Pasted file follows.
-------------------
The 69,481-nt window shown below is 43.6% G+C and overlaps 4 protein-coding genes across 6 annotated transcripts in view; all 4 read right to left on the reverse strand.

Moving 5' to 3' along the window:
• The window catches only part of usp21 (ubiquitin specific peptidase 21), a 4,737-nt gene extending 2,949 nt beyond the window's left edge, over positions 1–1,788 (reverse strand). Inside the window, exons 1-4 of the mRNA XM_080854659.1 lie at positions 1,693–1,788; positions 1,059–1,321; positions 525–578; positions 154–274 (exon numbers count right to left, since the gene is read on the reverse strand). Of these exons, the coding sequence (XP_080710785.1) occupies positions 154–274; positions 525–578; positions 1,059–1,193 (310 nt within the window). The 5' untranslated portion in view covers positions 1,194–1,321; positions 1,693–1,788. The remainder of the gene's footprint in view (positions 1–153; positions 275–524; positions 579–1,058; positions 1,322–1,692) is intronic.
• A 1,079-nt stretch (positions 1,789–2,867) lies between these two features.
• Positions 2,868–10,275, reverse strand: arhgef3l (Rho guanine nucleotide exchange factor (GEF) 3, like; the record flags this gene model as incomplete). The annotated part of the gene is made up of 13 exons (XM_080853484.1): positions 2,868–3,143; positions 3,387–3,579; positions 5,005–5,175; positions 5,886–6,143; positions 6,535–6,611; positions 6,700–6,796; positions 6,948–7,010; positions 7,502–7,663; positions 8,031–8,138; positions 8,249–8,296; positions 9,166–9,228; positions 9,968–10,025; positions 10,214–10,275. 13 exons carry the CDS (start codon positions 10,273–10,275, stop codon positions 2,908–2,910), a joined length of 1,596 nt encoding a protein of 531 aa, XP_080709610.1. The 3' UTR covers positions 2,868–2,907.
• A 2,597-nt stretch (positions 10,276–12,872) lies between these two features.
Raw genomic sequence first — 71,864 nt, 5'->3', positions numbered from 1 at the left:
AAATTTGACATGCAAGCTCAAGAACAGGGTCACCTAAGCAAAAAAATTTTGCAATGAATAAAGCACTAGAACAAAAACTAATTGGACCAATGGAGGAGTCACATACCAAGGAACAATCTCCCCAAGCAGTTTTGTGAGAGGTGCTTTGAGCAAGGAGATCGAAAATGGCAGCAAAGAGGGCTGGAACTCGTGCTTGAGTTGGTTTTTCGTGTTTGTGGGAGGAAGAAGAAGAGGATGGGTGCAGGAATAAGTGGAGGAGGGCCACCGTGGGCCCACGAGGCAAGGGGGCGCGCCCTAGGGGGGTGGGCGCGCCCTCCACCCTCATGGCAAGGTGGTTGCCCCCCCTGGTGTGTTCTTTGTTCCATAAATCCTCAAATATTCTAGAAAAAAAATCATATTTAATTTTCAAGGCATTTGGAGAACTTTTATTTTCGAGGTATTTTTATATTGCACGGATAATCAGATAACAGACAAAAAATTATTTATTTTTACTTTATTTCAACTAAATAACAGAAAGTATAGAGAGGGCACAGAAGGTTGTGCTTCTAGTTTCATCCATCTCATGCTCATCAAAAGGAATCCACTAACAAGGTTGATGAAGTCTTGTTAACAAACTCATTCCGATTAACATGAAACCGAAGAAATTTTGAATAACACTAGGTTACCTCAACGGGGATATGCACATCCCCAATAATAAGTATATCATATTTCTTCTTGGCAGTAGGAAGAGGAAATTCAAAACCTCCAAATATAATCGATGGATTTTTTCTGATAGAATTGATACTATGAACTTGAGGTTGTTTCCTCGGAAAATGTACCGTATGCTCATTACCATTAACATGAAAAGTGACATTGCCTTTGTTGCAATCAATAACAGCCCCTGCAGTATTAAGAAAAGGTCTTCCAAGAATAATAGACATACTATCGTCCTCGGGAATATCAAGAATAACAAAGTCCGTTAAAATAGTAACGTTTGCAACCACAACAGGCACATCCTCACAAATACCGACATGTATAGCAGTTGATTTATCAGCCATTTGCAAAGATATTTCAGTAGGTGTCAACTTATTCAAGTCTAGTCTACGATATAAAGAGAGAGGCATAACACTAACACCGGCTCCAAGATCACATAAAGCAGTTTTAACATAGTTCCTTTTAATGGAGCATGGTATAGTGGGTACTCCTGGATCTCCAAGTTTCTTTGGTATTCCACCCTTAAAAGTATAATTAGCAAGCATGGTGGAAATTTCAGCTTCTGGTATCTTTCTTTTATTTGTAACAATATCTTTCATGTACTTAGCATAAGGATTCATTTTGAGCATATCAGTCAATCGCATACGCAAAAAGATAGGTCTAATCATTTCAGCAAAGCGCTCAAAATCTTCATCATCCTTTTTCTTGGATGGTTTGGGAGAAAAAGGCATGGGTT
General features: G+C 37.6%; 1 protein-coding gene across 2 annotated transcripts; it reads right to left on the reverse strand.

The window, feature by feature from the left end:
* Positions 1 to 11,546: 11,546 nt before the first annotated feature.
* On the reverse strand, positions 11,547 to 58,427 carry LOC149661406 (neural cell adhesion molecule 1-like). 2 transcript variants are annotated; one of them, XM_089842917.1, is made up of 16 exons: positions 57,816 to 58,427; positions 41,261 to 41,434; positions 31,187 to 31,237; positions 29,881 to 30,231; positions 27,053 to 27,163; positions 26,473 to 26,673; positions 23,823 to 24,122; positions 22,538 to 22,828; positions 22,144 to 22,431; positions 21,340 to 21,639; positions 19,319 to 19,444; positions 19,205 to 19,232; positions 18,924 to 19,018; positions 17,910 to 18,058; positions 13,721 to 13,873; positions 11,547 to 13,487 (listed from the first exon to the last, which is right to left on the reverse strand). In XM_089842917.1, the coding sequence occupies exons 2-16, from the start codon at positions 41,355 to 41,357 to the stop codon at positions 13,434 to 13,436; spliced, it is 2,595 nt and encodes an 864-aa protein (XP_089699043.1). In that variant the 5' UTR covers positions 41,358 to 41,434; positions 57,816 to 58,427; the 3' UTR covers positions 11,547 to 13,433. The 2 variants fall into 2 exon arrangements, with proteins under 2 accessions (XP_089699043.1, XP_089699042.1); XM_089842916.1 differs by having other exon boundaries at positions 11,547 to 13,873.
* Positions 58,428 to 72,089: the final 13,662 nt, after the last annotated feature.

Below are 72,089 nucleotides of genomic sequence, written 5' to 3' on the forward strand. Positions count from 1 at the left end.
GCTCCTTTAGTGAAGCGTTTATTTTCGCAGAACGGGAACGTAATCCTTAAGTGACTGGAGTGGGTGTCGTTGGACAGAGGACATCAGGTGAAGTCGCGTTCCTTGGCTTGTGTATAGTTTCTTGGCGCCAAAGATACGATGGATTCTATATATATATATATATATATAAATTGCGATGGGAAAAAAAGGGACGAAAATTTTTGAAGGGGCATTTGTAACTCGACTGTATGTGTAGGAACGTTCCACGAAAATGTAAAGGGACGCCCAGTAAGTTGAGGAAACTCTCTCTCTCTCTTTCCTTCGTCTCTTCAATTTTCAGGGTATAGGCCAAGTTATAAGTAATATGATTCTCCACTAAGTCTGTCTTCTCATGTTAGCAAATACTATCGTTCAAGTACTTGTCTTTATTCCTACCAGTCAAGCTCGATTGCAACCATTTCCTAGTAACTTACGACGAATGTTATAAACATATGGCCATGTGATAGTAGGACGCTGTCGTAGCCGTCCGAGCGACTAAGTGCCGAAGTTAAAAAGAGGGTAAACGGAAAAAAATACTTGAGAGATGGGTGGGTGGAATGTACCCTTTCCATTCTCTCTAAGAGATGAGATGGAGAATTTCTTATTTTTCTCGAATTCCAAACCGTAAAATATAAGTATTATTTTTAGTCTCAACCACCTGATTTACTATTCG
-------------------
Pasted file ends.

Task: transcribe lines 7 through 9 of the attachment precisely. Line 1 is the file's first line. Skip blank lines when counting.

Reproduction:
Raw genomic sequence first — 71,864 nt, 5'->3', positions numbered from 1 at the left:
AAATTTGACATGCAAGCTCAAGAACAGGGTCACCTAAGCAAAAAAATTTTGCAATGAATAAAGCACTAGAACAAAAACTAATTGGACCAATGGAGGAGTCACATACCAAGGAACAATCTCCCCAAGCAGTTTTGTGAGAGGTGCTTTGAGCAAGGAGATCGAAAATGGCAGCAAAGAGGGCTGGAACTCGTGCTTGAGTTGGTTTTTCGTGTTTGTGGGAGGAAGAAGAAGAGGATGGGTGCAGGAATAAGTGGAGGAGGGCCACCGTGGGCCCACGAGGCAAGGGGGCGCGCCCTAGGGGGGTGGGCGCGCCCTCCACCCTCATGGCAAGGTGGTTGCCCCCCCTGGTGTGTTCTTTGTTCCATAAATCCTCAAATATTCTAGAAAAAAAATCATATTTAATTTTCAAGGCATTTGGAGAACTTTTATTTTCGAGGTATTTTTATATTGCACGGATAATCAGATAACAGACAAAAAATTATTTATTTTTACTTTATTTCAACTAAATAACAGAAAGTATAGAGAGGGCACAGAAGGTTGTGCTTCTAGTTTCATCCATCTCATGCTCATCAAAAGGAATCCACTAACAAGGTTGATGAAGTCTTGTTAACAAACTCATTCCGATTAACATGAAACCGAAGAAATTTTGAATAACACTAGGTTACCTCAACGGGGATATGCACATCCCCAATAATAAGTATATCATATTTCTTCTTGGCAGTAGGAAGAGGAAATTCAAAACCTCCAAATATAATCGATGGATTTTTTCTGATAGAATTGATACTATGAACTTGAGGTTGTTTCCTCGGAAAATGTACCGTATGCTCATTACCATTAACATGAAAAGTGACATTGCCTTTGTTGCAATCAATAACAGCCCCTGCAGTATTAAGAAAAGGTCTTCCAAGAATAATAGACATACTATCGTCCTCGGGAATATCAAGAATAACAAAGTCCGTTAAAATAGTAACGTTTGCAACCACAACAGGCACATCCTCACAAATACCGACATGTATAGCAGTTGATTTATCAGCCATTTGCAAAGATATTTCAGTAGGTGTCAACTTATTCAAGTCTAGTCTACGATATAAAGAGAGAGGCATAACACTAACACCGGCTCCAAGATCACATAAAGCAGTTTTAACATAGTTCCTTTTAATGGAGCATGGTATAGTGGGTACTCCTGGATCTCCAAGTTTCTTTGGTATTCCACCCTTAAAAGTATAATTAGCAAGCATGGTGGAAATTTCAGCTTCTGGTATCTTTCTTTTATTTGTAACAATATCTTTCATGTACTTAGCATAAGGATTCATTTTGAGCATATCAGTCAATCGCATACGCAAAAAGATAGGTCTAATCATTTCAGCAAAGCGCTCAAAATCTTCATCATCCTTTTTCTTGGATGGTTTGGGAGAAAAAGGCATGGGTT
General features: G+C 37.6%; 1 protein-coding gene across 2 annotated transcripts; it reads right to left on the reverse strand.